Black Petals Issue #89 Autumn, 2019

My Nighttime Parents
Mars-Chris Friend
BP Artists and Illustrators
A Tale of the Dark Web-Fiction by Blair Frison
Drop, Pt. 2: Help Thy Neighbor-Fiction by Michael Mulvihill
Gas Stop-Fiction by Kenneth James Crist
Grandad's Legacy-Fiction by Jan Cronos
Hive-Fiction by Dan Cardoza
My Nighttime Parents-Fiction by Malik Mandeville
Orphans at the Dark Door-Fiction by Roy Dorman
The News that Night-Fiction by June Driver
The Raft-Fiction by Stephen Caesar
The Voice from the Dark-Fiction by Scott Kimak
Dear Pneumonia-Two poems by Michael Mulvihill
The Well-Poem by Jason Rice

Art by Keith Coates Walker 2019

My Nighttime Parents


By Malik Mandeville

A waking nightmare



“Tick, tock, Jamie. Tick tock!” The words whipped out of my father’s mouth, but it was the voice of my other father, as rough as sandpaper, unlike my father’s crisp and lucid voice.

I tied the bandana over my eyes, sealing out every sliver of light. “Good! Now, you know the rules; no peeking,” he said wryly.

“I hope you remember what happened the last time you tried to look at us,” my other mother hissed into my ear. Her voice, even as a whisper, was like fingernails on a chalkboard.

“Are you ready to play the game?” my other father asked. I could hear the twisted smile stretching across his face.

“Yes,” I said. Like I had a choice.


I’ve known my other parents ever since I was a little girl. I will never forget the first time I met them. It was in the dead of a silent night when I woke up to the smell of my mother’s perfumed hand covering my eyes. She told me to come downstairs, but I had to keep my eyes closed. Her voice sounded strange, but as a child, I thought it was a game… If only I knew how right I actually was.

My parents—my real parents—know nothing about my other parents. I tried to explain it to them once, but they became worried and thought I was having night terrors. When I brought it up to them again, they acted as if it was the first time I had ever told them. Like a broken record, I continued to bring up my other parents. Eventually, I learned that their memories were rewritten by my other parents, who would take cruel revenge on me. 

“Now, now, you know the rules,” my other mother said while digging her fingers into my arm. I memorized those damn rules better than anything else. Rule number one: Follow their every instruction. Rule number two: Never talk about my other parents to anyone. Rule number three: Never EVER look at them. Rule number four: Play the game.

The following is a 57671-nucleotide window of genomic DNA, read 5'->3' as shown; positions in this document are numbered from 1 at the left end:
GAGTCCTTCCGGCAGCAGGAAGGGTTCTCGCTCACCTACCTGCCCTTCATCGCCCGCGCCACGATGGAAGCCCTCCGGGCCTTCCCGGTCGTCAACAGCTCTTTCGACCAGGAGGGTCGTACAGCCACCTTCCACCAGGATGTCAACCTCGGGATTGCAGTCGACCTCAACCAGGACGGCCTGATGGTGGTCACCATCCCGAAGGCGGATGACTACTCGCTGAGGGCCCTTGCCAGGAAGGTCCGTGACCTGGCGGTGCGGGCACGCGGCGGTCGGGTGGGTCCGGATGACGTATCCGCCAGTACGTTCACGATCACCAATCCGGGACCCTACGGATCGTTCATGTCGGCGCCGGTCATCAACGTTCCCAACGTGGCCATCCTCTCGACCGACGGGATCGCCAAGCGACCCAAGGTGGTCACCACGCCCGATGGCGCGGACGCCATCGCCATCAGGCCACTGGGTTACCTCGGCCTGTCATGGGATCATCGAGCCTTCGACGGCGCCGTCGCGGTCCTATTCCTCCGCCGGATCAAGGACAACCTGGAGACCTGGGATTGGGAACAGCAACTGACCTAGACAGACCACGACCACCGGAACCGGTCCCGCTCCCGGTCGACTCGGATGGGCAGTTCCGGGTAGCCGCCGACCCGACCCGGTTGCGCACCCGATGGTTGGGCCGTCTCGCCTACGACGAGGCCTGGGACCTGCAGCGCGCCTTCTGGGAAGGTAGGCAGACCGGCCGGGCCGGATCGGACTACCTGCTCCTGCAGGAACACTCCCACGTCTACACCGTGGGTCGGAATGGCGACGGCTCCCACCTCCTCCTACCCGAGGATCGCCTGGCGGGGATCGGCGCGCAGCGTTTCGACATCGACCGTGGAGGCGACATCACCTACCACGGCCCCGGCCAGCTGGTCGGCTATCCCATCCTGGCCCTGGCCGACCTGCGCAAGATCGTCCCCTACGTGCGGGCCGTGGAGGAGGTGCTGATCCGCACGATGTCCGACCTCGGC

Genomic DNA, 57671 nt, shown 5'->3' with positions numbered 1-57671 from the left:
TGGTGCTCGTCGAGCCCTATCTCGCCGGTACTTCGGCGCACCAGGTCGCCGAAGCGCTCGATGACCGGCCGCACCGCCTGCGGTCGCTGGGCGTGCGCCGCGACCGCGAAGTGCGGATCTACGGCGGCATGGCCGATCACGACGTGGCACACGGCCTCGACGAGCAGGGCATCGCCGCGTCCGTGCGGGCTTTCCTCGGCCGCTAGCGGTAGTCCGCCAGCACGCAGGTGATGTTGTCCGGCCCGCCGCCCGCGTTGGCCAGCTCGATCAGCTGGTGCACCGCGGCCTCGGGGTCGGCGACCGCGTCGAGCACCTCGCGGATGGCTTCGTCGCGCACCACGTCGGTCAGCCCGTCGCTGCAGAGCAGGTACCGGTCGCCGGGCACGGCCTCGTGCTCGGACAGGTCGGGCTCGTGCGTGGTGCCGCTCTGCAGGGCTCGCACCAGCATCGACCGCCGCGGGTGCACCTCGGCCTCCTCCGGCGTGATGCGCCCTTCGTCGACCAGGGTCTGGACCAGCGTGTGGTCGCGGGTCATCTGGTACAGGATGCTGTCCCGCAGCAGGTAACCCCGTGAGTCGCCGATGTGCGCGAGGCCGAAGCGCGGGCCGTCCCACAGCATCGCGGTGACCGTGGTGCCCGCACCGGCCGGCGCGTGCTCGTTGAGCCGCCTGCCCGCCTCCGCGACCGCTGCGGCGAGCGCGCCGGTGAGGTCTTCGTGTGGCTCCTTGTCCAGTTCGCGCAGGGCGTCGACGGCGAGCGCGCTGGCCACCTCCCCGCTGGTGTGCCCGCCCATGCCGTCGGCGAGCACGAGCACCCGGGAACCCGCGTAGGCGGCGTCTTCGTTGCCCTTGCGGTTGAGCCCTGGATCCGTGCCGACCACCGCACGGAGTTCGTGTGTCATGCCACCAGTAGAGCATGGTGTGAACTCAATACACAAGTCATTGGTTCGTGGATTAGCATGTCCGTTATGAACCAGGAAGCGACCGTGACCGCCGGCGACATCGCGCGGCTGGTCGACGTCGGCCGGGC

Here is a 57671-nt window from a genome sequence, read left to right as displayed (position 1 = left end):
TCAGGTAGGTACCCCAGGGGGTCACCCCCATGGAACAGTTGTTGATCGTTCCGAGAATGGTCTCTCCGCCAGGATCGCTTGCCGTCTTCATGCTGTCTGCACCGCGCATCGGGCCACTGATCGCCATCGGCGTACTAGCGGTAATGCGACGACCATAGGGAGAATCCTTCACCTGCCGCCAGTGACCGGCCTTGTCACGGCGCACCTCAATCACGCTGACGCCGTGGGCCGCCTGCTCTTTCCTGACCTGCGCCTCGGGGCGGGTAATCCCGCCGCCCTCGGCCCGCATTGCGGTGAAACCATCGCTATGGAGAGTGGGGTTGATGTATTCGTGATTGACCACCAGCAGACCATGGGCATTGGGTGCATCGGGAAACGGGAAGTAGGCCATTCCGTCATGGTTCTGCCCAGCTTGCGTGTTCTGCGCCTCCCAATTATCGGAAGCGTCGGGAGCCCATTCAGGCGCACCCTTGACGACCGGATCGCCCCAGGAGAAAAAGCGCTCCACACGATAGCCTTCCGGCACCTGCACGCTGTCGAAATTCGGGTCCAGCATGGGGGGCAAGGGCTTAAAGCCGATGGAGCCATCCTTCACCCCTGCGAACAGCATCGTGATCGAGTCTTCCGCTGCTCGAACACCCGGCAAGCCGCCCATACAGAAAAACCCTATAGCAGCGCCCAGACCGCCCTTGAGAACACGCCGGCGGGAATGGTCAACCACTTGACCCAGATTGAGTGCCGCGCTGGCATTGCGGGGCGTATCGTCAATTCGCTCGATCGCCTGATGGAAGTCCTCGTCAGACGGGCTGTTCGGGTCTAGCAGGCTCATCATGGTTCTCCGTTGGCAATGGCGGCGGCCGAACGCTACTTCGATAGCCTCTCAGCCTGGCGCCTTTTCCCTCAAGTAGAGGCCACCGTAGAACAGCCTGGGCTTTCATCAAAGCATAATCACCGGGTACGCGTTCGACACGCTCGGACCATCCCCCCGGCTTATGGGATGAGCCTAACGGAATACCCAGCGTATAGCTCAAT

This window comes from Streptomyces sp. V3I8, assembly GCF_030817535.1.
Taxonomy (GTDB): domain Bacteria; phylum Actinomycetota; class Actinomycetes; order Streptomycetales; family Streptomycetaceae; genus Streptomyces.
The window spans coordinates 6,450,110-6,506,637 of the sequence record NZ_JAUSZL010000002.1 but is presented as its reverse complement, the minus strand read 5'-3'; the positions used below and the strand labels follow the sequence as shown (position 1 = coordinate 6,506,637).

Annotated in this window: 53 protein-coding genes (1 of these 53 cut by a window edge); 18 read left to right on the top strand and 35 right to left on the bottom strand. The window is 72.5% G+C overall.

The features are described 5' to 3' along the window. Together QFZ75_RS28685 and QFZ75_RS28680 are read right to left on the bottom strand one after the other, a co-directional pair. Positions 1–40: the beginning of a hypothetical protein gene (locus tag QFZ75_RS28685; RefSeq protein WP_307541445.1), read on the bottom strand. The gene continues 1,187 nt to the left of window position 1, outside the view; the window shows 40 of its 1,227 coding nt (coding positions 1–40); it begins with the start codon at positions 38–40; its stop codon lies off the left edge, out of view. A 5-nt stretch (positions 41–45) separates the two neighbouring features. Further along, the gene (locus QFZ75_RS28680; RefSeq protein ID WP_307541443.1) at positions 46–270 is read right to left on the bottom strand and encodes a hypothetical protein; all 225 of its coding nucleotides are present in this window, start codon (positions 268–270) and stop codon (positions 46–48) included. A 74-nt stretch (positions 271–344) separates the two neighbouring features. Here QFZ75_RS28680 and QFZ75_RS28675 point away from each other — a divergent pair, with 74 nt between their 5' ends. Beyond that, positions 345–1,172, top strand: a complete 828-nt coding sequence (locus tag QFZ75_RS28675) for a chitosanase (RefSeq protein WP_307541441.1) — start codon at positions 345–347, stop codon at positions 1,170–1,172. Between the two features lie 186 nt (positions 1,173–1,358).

The game was always different, and I was the only player. Games are meant to be fun, and they’re supposed to bring people together. The game was usually straight forward, but I dreaded it every night. Sometimes I would have to walk on broken glass or try to juggle butcher knives. Once, they told me to set the neighbor’s house on fire. I could not bring myself to drag someone else into this horrible game. I was paralyzed with fear and refused, so instead, they set me on fire. My upper back was covered in second-degree burns. The worst part wasn’t the pain or the smell of my own cooking flesh; it was how much they enjoyed it.


“Open wide,” my other father said. I opened my mouth and then felt a metal spoon enter. I was expecting there to be cockroaches again, but I was surprised when I tasted chocolate.

“Is it a piece of cake?” I asked with bits falling out of my mouth.

“Yes, very good,” my other mother said. Thinking that this was perhaps the nicest thing they have ever done to me, I knew there must be a catch.


As I got older, I refused to believe they were my parents. I imagined they were strangers living in the attic who came down to torment me. I thought about it for weeks, but I needed to see their faces. The night I took a peek was the night I waited for them. Most nights, I try to get as much sleep as possible, until I wake up to the sound of my parents’ bedroom door slamming shut or I hear the floor squeaking from the weight of their steps. But almost always they are already in my room when it’s time to play the game, like shadowy children creeping in to enact their nightmarish desires. The night of my peek, I was told to kneel on dry rice for an hour. They stood around me the entire time. I could feel them. I was told to keep my eyes down while I pushed through the pain. I fought with myself, trying to resist the urge to look up at them. I stared at the monsters’ feet, which were comfortably fitted into my parents’ slippers. That night when I finally saw their faces, it was from the reflection of the hallway mirror. My eyelids shuddered at the sight: my parents, as clear as day, wearing wicked and corrupt smiles.